Lovecraft Letter Review


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Posted by Pete on Jul 11, 2017

Unless you’re very new to the hobby or have been living beneath a rock for the past five years, you’ve probably at least heard of the groundbreaking deduction micro-game, Love Letter. It’s immensely fun, if not repetitious, and its fun is multiplied exponentially by the number of players involved. Unfortunately, it’s been played to death by virtually everyone and, like a crack addiction, as hard as you chase that first-time buzz; you’re never going to get it. Luckily for Love Letter fans worldwide, Alderac Entertainment Group has come up with a reskin of the game that doesn’t just bring the Lovecraftian horror setting into the mix, it adds mechanics that bump the game up to a higher level.

Much like the original game there’s a small deck of character cards, each with its own special ability, and the players’ goal is to deduce who is whom before they are knocked out of the game by others’ deductions or machinations. It’s a very, very simple game from a rules perspective, but like the best games, the fun isn’t found in the rules but rather in the interactions. Lovecraft Letter keeps the air of simplicity alive, adding only a smattering of new material, but the makeover and new mechanics are enough to revitalize the game. It is not only playable for those of us suffering from Love Letter burnout - it has been transformed into an imminently more interesting and challenging game.

The most immediately apparent and influential amendment is the new “insanity” effect. Surprisingly, AEG has managed to not only inject a different setting and theme into Love Letter. This is surprisingly well designed game, and it’s clear that they didn’t just want to reskin the game as much as rebuild it from the ground up using the same basic mechanics as far as the card play but with more nuance and a larger decision tree each round. Cthulhu isn't just window dressing.

The victory conditions for the game are directly related to the insanity mechanic. You can only win if you’ve won a specific number of rounds while sane (indicated on dual-use cards) or the most rounds while insane. The avenue to becoming insane is quite simple: if you play an insanity card, you are insane for the balance of that turn. This is a crucial decision, since you always have two cards in your hand and must always play one of them; you may wish to retain your sanity by playing a normal card, despite it not being as effective a play, hoping to be the last person standing at the end of a round in order to gain a “sane” victory token. It’s all very straightforward from a rules perspective, but again, the depth is found in the choices you make and the interactions with other players.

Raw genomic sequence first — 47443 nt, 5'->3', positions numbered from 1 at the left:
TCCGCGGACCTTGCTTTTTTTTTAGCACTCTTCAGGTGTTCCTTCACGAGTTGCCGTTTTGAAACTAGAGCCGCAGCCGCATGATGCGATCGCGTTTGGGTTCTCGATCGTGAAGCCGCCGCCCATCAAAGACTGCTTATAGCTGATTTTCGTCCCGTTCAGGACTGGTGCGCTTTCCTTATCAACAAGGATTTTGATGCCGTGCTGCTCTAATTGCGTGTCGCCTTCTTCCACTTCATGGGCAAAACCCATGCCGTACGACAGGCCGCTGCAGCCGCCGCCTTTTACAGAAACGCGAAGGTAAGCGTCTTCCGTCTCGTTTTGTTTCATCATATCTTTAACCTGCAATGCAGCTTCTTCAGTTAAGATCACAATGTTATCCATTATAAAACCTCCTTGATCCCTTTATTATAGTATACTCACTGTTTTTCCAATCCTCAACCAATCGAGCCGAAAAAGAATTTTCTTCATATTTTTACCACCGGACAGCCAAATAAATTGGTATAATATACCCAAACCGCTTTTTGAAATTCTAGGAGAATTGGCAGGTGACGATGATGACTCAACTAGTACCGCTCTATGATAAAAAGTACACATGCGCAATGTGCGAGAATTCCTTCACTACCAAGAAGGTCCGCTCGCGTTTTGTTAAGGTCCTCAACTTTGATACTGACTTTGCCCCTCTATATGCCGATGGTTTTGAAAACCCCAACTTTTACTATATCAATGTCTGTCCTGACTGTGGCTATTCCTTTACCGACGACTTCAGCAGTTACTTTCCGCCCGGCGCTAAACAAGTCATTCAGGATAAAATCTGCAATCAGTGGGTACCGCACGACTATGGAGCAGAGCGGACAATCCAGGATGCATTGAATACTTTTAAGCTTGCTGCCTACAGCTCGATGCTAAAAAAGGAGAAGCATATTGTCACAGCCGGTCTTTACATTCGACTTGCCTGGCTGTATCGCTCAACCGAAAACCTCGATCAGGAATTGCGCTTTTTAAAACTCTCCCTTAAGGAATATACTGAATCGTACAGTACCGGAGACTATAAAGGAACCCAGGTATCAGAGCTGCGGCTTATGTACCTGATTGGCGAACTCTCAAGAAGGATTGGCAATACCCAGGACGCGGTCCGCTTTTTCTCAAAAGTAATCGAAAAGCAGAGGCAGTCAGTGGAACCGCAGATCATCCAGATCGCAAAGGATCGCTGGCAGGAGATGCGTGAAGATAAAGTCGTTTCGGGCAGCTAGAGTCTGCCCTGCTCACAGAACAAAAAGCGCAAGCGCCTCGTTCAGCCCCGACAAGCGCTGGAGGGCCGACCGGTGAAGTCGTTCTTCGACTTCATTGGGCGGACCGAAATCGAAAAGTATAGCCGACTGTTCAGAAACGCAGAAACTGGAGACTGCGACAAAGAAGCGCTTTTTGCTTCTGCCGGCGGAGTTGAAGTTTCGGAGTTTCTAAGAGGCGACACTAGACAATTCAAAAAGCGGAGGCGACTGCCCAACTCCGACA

It’s worth mentioning that this is easily the best-looking version of Love Letter that I’ve ever seen. It comes in a box that resembles a book, and flips open in clamshell format versus the standard drop-top box that virtually all games are presented with. Inside is a perfectly designed, blow molded plastic insert which holds all of the tarot-sized cards, victory tokens, high quality poker chips, and a full set of sleeves with which to preserve your game. Now, I hate sleeves to death because I like to feel the cards, but these are really nice ones On the flipside, I’m not really super-keen on the artwork. The graphic designer did a fantastic job presenting everything clearly and understandably, but the illustration work isn’t really what I would consider to be on par with everything else. Now, granted, Lovecraft artwork is probably the most produced genre in all of gaming and beyond so there’s a lot of amazing pieces out there to compare this with but sadly the art is only good enough. Of course, that’s a matter of taste, so check for yourself and decide if it’s something you like or not. It has no effect on the game, obviously, but because the game is purely card based, you’re looking at the cards during every moment of your experience with Lovecraft Letter so I think it bears mentioning.

My final thought on this game is that it’s easily the most interesting form of Love Letter that I’ve ever seen, and as a fan, I’m delighted that they didn’t just slap on some gruesome pictures and call it new. This is a fully realized new product that stands on the shoulders of giants and, yet, still manages to feel brand new and fresh in many ways.